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Oh Rye Couldn’t This Be Easier?

Rye “Town Hall” is actually on the third floor of Port Chester Village Hall


As part of an assignment in a class at the Center for Continuing Education, a”Citizen Journalism” student submitted this story about the curious case of Rye, NY:  Where it is, and where it isn’t.

Rye, My Head Hurts.           

City of Rye, Town of Rye, Rye Brook, Rye Neck. Old timers remember the Village of Rye. Port Chester is in it but has the good sense to keep its name out of it. The jurisdictional structure of New York State is famously complicated, but Rye takes it to the next level.

Since the 1600’s, residents of the area have been trying to keep things straight. Four residents of Greenwich, CT. brought tracts of land from the Mohegan Indians between 1660 and 1662. Both Connecticut and New York claimed this area and it wasn’t until 1683 that New York established final jurisdiction.

Over the years since, various jurisdictional events occurred, with perhaps the most significant being the Village of Rye obtaining its own charter to become the City of Rye, effectively separating from the Town of Rye in 1942. This was the last charter of a new city in New York State since then.

Today, the Town of Rye is effectively split geographically. Part lies southwest of the City of Rye and includes the parts of the Village of Mamaroneck that are not included in the Town of Mamaroneck … go figure. This area has its own separate school district know as Rye Neck.

The other part of the Town of Rye lies north and northeast of the City of Rye and includes the Villages of Port Chester and Rye Brook. These villages each have their own school districts as well. While its land area is smaller than the City of Rye’s, the Town of Rye has a far larger population (about 46,000 versus 16,000).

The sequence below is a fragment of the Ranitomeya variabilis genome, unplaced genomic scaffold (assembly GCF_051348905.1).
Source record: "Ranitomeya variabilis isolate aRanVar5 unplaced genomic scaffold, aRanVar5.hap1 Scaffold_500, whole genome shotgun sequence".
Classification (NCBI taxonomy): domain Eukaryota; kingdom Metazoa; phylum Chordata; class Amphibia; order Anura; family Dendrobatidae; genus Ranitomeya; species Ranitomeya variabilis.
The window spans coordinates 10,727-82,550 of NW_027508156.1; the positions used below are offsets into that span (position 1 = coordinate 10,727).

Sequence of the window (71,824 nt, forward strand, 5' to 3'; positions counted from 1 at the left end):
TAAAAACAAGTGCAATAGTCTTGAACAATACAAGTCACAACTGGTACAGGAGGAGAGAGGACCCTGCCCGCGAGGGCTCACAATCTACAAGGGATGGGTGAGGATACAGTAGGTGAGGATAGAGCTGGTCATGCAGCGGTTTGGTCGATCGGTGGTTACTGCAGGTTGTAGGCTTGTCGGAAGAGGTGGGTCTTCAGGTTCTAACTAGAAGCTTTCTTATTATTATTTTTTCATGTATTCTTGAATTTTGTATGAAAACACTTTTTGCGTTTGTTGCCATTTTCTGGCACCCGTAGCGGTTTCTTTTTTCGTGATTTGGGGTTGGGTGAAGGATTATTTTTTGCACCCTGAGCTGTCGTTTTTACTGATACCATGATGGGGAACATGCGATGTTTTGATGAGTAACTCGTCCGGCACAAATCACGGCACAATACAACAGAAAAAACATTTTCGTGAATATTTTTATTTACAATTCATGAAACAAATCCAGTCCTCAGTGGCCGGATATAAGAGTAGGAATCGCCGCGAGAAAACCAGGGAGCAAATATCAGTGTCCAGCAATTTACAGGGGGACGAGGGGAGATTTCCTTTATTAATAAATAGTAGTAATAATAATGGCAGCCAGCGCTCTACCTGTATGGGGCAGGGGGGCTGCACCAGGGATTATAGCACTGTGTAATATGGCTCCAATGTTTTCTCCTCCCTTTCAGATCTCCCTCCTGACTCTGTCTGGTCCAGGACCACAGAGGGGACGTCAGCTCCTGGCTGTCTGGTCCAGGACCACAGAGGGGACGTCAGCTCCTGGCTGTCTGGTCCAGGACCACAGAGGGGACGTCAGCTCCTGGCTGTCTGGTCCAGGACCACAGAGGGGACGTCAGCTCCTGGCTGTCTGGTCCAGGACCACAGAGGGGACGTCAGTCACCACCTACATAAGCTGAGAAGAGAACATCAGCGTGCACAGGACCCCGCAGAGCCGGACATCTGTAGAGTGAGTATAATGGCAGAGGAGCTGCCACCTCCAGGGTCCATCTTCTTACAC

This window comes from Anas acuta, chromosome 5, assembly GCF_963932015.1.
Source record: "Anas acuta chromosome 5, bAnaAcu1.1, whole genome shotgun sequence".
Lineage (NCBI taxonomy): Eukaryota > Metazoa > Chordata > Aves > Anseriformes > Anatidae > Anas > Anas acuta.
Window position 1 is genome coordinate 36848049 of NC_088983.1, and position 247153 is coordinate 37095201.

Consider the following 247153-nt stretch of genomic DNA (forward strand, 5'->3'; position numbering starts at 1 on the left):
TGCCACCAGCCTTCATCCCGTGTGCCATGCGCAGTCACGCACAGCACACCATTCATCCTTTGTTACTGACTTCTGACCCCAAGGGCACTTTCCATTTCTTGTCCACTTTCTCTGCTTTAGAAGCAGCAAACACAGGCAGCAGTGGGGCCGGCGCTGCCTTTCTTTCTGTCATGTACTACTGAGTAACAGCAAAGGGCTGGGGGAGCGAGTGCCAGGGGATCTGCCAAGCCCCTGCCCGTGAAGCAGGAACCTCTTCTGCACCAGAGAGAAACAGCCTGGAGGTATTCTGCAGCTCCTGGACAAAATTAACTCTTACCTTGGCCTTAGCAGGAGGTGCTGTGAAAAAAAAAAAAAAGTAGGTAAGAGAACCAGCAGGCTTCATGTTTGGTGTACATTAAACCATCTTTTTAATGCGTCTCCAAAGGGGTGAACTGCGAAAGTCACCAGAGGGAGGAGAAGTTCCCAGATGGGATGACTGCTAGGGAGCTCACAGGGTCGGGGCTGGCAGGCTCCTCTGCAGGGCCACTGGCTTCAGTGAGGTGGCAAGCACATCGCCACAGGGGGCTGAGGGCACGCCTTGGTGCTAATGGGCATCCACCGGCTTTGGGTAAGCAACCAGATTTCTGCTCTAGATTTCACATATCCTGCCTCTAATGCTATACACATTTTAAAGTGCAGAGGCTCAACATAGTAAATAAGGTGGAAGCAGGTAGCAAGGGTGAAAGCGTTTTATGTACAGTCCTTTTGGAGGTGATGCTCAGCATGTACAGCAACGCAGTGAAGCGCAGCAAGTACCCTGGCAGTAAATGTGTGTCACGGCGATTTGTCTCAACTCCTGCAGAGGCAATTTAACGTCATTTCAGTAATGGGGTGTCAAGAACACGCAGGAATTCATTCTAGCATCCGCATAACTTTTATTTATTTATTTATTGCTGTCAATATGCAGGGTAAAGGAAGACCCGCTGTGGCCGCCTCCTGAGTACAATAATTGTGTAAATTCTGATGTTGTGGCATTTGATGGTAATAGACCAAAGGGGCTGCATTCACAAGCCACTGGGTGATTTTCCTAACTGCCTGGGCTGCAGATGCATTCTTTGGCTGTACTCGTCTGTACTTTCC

The City of Rye has nothing, well almost nothing, to do with the Town of Rye. It has its own police department, fire department and school system (mostly). In actuality, two neighborhoods of the City of Rye are served by the Rye Neck School district and the campus of Rye Neck High School and Middle School are partially located within the City of Rye.  

So why this crazy quilt of jurisdictions? While historical boundaries play a role, in part the citizens want it that way. In addition to the Village of Rye changing its status to a separate city in 1942, residents of the then unincorporated Town of Rye voted in 1982 to establish themselves as a separate village of Rye Brook within the Town of Rye. Years later, an effort to eliminate the Town of Rye was voted down by a substantial margin, according to Nick Mecca, Town of Rye Receiver of Taxes. But if you are looking for a building with the Town of Rye name on it, you’re out of luck. Several years ago the administrative operations of the Town were moved to the third floor of the Village of Port Chester’s office complex.

Newcomers to the area may be the most confused residents initially. This confusion is often associated with taxes. Mecca explained that the Town of Rye acts as the assessor and collector of taxes for the villages and schools within the Town.   The Town sends out some 55,000 tax bills on behalf of the various jurisdictions within its boundaries.

So, while I know more about the jurisdictional world of Rye, I’m not sure any of it is any clearer to me. And, my head still hurts. I need a drink … make it a Rye.

theLoop has been the Sound Shore area's online source of news, information and conversation since 2007.


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Susan Goldberger
Susan Goldberger
December 13, 2018 7:49 AM

It is equally complicated in the Town of Mamaroneck which also encompasses the Village of Larchmont and Village of Mamaroneck. Residents attend the Mamaroneck Union Free School District and share sanitation and recycling services, but there are separate library districts, 2 police forces, 2 fire departments and 2 mayors and a Town supervisors. Though the three municipalities generally function as one community, there is wasteful overlap and multiple fiefdoms. Certain sections of the Town are in the New Rochelle sewer district. Go figure. And if you own property that crosses municipal lines, have fun trying to get approval from the two separate planning departments, building departments etc. As Mies Van Der Rohe famously said… Less is More.

Jeffrey Smith
December 13, 2018 12:15 PM

Actually to add there are three police and fire departments, with resultant overhead. The ToM offices are in the former High School and Central School, within the Village. Plus, all the committees.

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